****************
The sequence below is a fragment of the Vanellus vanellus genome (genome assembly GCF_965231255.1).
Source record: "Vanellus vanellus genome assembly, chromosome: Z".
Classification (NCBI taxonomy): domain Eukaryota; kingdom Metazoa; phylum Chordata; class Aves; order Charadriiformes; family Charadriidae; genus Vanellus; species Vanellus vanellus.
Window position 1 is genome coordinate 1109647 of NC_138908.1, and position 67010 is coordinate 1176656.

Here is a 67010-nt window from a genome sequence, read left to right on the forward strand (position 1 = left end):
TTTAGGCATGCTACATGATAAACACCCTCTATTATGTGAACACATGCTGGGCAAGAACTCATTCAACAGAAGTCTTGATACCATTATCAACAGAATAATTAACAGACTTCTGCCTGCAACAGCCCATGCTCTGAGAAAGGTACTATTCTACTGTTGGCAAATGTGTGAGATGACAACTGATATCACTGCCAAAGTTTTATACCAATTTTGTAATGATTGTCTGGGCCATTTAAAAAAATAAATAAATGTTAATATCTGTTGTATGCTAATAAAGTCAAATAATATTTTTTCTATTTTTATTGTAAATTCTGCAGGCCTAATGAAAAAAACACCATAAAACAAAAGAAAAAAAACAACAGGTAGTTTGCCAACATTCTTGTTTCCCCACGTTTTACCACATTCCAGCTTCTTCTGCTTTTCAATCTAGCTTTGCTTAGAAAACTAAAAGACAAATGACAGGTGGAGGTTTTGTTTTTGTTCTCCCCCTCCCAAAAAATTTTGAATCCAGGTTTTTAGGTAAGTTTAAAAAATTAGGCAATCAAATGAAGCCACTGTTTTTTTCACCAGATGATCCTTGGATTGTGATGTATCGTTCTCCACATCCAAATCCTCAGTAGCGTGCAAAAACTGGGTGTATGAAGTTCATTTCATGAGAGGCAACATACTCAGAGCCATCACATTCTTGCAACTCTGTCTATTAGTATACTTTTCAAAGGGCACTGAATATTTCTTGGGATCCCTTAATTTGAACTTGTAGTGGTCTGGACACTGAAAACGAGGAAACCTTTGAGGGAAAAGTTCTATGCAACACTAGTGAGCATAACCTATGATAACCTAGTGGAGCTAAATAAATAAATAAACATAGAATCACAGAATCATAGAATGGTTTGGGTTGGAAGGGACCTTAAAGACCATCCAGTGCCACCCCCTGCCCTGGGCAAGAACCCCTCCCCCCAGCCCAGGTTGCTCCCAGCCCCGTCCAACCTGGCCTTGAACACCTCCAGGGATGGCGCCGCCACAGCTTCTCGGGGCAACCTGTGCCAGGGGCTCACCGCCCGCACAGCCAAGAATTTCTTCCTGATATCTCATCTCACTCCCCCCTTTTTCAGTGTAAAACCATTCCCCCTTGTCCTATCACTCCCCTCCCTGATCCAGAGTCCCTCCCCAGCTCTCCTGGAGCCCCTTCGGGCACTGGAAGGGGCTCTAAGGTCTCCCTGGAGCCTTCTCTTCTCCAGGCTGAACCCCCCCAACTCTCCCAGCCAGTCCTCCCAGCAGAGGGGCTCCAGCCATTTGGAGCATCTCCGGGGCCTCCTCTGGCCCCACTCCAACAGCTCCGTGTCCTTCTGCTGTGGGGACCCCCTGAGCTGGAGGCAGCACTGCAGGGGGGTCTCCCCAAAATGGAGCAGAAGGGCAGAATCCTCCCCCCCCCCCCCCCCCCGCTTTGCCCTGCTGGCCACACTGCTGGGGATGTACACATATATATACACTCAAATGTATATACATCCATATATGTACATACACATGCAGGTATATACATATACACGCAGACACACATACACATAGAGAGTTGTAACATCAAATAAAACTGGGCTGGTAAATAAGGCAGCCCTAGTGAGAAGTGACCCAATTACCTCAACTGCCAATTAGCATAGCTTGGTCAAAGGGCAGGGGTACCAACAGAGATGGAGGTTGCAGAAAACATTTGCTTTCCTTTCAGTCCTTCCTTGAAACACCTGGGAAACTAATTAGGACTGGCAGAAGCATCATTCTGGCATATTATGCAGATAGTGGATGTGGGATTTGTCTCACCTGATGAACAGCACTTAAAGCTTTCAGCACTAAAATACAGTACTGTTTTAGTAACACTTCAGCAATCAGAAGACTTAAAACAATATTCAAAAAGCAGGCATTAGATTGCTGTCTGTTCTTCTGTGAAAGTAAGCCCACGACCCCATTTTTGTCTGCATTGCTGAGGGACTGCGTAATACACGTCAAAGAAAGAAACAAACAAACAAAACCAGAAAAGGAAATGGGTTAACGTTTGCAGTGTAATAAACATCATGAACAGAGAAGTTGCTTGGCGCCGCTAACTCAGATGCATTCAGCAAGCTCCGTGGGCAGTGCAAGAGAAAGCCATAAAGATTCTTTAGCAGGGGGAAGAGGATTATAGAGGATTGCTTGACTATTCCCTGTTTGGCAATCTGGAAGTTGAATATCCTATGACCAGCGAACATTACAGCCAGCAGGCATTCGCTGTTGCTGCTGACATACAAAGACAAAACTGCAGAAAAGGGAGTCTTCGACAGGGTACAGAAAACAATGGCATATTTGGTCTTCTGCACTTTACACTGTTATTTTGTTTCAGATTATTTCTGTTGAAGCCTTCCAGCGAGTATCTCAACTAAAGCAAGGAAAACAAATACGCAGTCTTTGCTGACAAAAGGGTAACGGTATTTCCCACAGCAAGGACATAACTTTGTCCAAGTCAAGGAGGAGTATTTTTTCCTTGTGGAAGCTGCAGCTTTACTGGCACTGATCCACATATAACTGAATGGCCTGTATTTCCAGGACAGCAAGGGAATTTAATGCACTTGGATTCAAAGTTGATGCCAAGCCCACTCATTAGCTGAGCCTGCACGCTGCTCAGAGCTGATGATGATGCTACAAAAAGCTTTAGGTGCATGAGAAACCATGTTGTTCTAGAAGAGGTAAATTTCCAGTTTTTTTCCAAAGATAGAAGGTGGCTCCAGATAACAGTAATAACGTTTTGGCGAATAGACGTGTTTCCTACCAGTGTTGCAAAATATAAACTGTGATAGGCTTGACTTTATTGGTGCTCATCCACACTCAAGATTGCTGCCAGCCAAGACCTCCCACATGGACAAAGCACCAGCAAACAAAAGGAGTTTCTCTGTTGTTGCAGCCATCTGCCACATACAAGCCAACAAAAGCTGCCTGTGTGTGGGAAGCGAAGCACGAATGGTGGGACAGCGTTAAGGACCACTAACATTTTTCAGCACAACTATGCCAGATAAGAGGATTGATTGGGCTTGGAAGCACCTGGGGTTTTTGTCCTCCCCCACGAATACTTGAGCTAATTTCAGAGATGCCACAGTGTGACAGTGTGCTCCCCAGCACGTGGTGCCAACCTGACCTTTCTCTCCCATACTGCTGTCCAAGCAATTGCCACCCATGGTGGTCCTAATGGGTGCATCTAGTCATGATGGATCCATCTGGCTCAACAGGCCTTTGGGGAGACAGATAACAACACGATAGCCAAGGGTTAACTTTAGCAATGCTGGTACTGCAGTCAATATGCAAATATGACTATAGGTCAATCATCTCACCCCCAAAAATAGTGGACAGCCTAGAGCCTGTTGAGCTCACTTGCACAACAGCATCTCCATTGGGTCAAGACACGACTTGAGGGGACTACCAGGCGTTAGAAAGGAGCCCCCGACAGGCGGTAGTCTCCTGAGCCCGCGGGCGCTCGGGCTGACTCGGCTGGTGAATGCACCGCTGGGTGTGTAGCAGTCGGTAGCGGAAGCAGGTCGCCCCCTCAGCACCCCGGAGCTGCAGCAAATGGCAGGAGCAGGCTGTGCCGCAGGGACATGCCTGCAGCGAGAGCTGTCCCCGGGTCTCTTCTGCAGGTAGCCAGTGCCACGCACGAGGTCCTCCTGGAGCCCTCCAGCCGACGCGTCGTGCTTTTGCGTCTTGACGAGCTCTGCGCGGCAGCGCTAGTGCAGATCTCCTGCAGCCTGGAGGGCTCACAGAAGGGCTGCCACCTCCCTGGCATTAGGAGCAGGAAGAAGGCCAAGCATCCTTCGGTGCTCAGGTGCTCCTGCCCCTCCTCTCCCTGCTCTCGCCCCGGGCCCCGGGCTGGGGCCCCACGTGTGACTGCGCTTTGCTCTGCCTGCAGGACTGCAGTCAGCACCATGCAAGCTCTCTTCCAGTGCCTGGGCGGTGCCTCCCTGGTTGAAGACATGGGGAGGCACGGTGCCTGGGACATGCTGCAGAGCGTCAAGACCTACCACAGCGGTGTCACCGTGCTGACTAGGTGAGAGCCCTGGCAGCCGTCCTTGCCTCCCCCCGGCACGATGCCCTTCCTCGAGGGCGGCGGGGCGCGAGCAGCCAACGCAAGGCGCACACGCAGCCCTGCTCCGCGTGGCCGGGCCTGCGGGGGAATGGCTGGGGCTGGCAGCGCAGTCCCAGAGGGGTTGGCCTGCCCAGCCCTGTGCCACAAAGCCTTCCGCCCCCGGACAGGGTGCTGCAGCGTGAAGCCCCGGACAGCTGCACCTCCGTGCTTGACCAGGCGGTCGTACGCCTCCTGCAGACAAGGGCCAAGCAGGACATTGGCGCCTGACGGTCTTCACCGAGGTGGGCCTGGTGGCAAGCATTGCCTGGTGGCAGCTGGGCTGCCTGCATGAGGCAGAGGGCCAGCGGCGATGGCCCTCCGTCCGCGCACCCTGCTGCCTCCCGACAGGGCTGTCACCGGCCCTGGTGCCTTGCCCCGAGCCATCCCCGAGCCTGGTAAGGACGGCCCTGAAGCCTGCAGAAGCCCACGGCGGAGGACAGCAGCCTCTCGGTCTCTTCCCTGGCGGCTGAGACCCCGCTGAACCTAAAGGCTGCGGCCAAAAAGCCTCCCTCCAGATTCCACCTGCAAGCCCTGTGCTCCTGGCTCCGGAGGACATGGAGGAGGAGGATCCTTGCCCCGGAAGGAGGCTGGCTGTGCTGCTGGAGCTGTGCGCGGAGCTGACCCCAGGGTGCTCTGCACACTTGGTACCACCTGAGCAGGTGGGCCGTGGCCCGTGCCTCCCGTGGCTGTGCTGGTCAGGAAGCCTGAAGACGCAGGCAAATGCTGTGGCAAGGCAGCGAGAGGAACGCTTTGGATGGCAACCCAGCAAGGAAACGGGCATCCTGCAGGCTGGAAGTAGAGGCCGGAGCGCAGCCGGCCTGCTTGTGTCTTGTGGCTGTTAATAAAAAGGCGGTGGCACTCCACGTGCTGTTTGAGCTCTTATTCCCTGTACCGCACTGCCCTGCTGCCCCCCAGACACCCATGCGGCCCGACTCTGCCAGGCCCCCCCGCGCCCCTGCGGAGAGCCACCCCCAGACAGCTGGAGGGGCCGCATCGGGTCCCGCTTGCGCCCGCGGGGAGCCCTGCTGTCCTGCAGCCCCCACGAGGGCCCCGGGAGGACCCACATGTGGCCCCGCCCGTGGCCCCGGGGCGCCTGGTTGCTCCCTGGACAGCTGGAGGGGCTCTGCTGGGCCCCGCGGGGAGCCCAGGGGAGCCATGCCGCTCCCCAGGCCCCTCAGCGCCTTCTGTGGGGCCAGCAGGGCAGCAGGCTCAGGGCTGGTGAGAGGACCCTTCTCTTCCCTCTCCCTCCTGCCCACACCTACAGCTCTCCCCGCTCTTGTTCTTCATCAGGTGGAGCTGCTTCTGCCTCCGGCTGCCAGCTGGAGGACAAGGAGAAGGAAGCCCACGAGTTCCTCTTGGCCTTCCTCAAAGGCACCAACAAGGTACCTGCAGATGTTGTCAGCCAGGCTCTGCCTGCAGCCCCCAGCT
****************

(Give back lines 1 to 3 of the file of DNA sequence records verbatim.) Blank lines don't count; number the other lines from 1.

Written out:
The sequence below is a fragment of the Vanellus vanellus genome (genome assembly GCF_965231255.1).
Source record: "Vanellus vanellus genome assembly, chromosome: Z".
Classification (NCBI taxonomy): domain Eukaryota; kingdom Metazoa; phylum Chordata; class Aves; order Charadriiformes; family Charadriidae; genus Vanellus; species Vanellus vanellus.